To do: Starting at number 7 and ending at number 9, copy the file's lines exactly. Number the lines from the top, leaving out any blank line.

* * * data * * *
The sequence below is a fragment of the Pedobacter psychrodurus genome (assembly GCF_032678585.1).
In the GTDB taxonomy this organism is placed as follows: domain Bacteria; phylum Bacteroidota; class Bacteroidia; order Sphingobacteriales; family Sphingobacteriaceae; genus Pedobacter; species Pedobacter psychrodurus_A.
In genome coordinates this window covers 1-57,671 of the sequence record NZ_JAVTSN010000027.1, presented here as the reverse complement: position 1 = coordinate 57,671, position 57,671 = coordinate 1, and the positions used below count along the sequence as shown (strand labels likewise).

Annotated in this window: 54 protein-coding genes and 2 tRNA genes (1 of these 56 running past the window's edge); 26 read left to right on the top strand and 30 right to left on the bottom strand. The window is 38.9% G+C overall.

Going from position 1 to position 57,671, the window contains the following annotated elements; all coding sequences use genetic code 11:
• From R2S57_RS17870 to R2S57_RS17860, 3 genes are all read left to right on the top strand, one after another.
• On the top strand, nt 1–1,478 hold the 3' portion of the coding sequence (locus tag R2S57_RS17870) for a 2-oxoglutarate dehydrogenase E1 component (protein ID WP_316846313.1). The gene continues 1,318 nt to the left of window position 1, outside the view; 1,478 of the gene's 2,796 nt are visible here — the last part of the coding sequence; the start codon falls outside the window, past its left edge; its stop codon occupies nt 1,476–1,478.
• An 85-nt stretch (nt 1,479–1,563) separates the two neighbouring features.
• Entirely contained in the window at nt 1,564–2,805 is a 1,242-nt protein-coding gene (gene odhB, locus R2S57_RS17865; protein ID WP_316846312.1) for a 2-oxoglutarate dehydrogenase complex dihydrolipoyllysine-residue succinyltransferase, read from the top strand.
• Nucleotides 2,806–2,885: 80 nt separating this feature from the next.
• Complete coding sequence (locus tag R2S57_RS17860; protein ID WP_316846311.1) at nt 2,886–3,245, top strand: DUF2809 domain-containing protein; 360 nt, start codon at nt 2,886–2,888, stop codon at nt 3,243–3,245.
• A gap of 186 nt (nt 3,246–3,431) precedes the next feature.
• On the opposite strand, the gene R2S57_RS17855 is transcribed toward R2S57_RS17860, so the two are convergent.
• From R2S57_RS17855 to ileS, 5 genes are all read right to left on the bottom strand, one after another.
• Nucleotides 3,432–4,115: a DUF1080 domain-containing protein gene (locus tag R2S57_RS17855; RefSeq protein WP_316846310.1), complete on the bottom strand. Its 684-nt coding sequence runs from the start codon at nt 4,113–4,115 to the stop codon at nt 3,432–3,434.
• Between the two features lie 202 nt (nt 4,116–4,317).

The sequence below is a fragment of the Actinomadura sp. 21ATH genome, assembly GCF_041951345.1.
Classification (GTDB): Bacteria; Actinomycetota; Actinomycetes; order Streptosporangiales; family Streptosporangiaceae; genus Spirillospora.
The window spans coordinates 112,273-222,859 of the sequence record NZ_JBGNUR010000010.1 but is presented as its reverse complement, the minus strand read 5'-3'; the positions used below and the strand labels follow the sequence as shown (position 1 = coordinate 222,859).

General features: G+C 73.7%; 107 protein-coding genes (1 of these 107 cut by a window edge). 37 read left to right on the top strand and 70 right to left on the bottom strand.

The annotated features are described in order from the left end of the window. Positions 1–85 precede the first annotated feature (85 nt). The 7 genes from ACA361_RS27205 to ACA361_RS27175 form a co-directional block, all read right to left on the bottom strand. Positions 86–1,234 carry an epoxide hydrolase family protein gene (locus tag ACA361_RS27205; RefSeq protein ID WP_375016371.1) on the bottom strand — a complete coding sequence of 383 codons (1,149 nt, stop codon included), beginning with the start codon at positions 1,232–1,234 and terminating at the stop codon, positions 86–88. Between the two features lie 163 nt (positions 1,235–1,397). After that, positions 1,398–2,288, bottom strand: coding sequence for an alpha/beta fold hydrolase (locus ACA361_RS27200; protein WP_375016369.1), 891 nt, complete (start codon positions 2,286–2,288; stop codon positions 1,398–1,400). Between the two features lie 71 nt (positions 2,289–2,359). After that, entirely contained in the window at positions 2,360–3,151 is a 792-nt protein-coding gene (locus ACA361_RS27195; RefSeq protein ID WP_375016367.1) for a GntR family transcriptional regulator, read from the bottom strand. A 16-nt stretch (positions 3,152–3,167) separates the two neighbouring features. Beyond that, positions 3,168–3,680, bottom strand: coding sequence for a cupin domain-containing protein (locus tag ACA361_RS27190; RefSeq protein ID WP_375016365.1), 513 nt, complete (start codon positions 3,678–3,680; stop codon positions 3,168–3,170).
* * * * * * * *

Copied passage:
• On the top strand, nt 1–1,478 hold the 3' portion of the coding sequence (locus tag R2S57_RS17870) for a 2-oxoglutarate dehydrogenase E1 component (protein ID WP_316846313.1). The gene continues 1,318 nt to the left of window position 1, outside the view; 1,478 of the gene's 2,796 nt are visible here — the last part of the coding sequence; the start codon falls outside the window, past its left edge; its stop codon occupies nt 1,476–1,478.
• An 85-nt stretch (nt 1,479–1,563) separates the two neighbouring features.
• Entirely contained in the window at nt 1,564–2,805 is a 1,242-nt protein-coding gene (gene odhB, locus R2S57_RS17865; protein ID WP_316846312.1) for a 2-oxoglutarate dehydrogenase complex dihydrolipoyllysine-residue succinyltransferase, read from the top strand.